Saturday, March 28, 2009
Song Yet Sung
I just today returned from a week at the beach (to horrible, rainy/snowy cold weather here at home, I might add). I took James McBride's 3rd novel, Song Yet Sung, with me to read and I did complete it. I liked it a lot. At times, I found it a little difficult to follow...there are lots of characters and much written about the Maryland Eastern Shore, but each character adds to the story. I wish that I had the time to thoroughly study each character because I think that there are probably lessons to be learned from each. I will definitely return to reading this book again at some point.
Here is the review from Publishers Weekly:
Escaped slaves, free blacks, slave-catchers and plantation owners weave a tangled web of intrigue and adventure in bestselling memoirist (The Color of Water) McBride's intricately constructed and impressive second novel, set in pre-Civil War Maryland. Liz Spocott, a beautiful young runaway slave, suffers a nasty head wound just before being nabbed by a posse of slave catchers. She falls into a coma, and, when she awakes, she can see the future-from the near-future to Martin Luther King to hip-hop-in her dreams. Liz's visions help her and her fellow slaves escape, but soon there are new dangers on her trail: Patty Cannon and her brutal gang of slave catchers, and a competing slave catcher, nicknamed "The Gimp," who has a surprising streak of morality. Liz has some friends, including an older woman who teaches her "The Code" that guides runaways; a handsome young slave; and a wild inhabitant of the woods and swamps. Kidnappings, gunfights and chases ensue as Liz drifts in and out of her visions, which serve as a thoughtful meditation on the nature of freedom and offer sharp social commentary on contemporary America. McBride hasn't lost his touch: he nails the horrors of slavery as well as he does the power of hope and redemption. (Feb.)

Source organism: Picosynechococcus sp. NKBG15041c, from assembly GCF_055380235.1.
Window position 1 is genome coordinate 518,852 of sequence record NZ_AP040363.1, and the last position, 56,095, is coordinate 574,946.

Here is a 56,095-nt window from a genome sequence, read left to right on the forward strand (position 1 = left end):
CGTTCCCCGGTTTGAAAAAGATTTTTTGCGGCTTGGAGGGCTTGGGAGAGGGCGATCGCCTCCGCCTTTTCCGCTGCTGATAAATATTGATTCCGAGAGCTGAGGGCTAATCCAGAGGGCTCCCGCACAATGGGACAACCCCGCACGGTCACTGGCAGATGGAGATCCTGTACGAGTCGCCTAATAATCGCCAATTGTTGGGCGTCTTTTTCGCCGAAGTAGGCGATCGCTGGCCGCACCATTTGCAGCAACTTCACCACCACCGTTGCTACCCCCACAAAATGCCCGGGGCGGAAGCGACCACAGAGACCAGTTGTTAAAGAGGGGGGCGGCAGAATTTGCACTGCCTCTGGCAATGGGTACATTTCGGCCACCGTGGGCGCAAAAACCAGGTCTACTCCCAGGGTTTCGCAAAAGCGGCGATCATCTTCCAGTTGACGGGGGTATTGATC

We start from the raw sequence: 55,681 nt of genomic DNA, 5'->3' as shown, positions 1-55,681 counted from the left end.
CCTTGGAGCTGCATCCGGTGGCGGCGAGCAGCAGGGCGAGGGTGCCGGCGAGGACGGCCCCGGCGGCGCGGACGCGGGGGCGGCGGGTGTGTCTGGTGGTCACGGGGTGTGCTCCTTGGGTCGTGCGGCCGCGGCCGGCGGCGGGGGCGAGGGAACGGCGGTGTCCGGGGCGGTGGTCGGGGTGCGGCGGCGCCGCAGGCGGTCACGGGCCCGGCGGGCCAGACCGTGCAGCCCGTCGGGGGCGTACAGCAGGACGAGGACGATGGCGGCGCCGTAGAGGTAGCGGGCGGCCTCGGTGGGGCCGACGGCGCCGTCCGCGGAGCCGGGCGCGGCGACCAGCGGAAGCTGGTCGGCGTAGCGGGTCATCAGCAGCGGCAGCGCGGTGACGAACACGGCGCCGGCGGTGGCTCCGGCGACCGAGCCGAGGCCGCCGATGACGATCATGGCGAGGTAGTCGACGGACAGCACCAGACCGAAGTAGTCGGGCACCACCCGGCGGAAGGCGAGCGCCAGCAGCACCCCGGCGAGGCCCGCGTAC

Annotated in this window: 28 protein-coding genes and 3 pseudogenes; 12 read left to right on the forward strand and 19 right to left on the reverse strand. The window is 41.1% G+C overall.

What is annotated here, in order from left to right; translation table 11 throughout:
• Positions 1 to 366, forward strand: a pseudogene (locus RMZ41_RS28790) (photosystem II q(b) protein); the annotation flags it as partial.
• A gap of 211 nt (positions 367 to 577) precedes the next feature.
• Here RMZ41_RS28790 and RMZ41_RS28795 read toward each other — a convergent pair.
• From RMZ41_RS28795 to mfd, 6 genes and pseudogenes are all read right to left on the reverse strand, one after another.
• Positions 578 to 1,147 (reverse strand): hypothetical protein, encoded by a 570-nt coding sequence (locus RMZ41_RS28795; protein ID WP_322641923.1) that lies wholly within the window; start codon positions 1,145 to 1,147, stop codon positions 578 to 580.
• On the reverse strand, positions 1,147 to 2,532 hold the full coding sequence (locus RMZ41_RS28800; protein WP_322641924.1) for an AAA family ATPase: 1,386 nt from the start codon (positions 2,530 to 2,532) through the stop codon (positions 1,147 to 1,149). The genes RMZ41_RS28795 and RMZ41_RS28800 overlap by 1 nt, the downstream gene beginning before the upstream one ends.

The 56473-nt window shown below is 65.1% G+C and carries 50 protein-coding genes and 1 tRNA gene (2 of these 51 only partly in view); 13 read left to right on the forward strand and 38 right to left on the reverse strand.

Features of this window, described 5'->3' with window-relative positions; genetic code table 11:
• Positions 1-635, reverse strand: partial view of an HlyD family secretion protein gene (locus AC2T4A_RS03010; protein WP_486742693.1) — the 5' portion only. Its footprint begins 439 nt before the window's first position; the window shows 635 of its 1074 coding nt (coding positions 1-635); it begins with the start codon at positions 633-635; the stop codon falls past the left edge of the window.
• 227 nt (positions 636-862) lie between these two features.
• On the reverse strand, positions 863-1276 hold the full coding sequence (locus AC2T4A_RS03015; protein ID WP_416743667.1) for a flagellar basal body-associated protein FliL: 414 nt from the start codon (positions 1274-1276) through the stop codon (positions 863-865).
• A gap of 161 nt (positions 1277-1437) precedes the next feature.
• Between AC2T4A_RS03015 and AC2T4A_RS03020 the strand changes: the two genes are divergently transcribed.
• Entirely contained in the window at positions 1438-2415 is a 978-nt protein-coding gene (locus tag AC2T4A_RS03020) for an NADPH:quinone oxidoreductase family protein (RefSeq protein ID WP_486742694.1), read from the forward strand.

Copyright 2007 Reed Business Information
I was quite interested in Liz, "The Gimp" and "the Woolman"...fascinating characters.
I was totally taken with Liz's references (both veiled and less-veiled) to her visions of Martin Luther King Jr. in the future. The book has also captured (or perhaps re-captured) my interest in learning more about "the Code". I always take it as an indication of a very good book if the book leaves me wanting to learn more about the subject. That usually means that the book has really caught my interest.
The book was dedicated to Moses Hogan. That even got my curiosity and this is what I found:
From Wikipedia, the free encyclopedia
Moses George Hogan (March 13, 1957 - February 11, 2003) was an African-American composer and arranger of choral music. He was best known for his very popular and accessible settings of spirituals. Hogan was a pianist, conductor and arranger of international renown. His works are highly celebrated and performed by high school, college, church, community, and professional choirs across the globe today. He died at the age of 45 of a brain tumour, and his survivors include his father and mother, a brother and four sisters. His interment was located at Mount Olivet Cemetery and Mausoleum.
As a funny side-note, before I left for vacation, I was going through my TBR pile (To Be Read pile) and found that I had bought 2 copies of this book. Apparently it had really caught my interest each time I went to the store!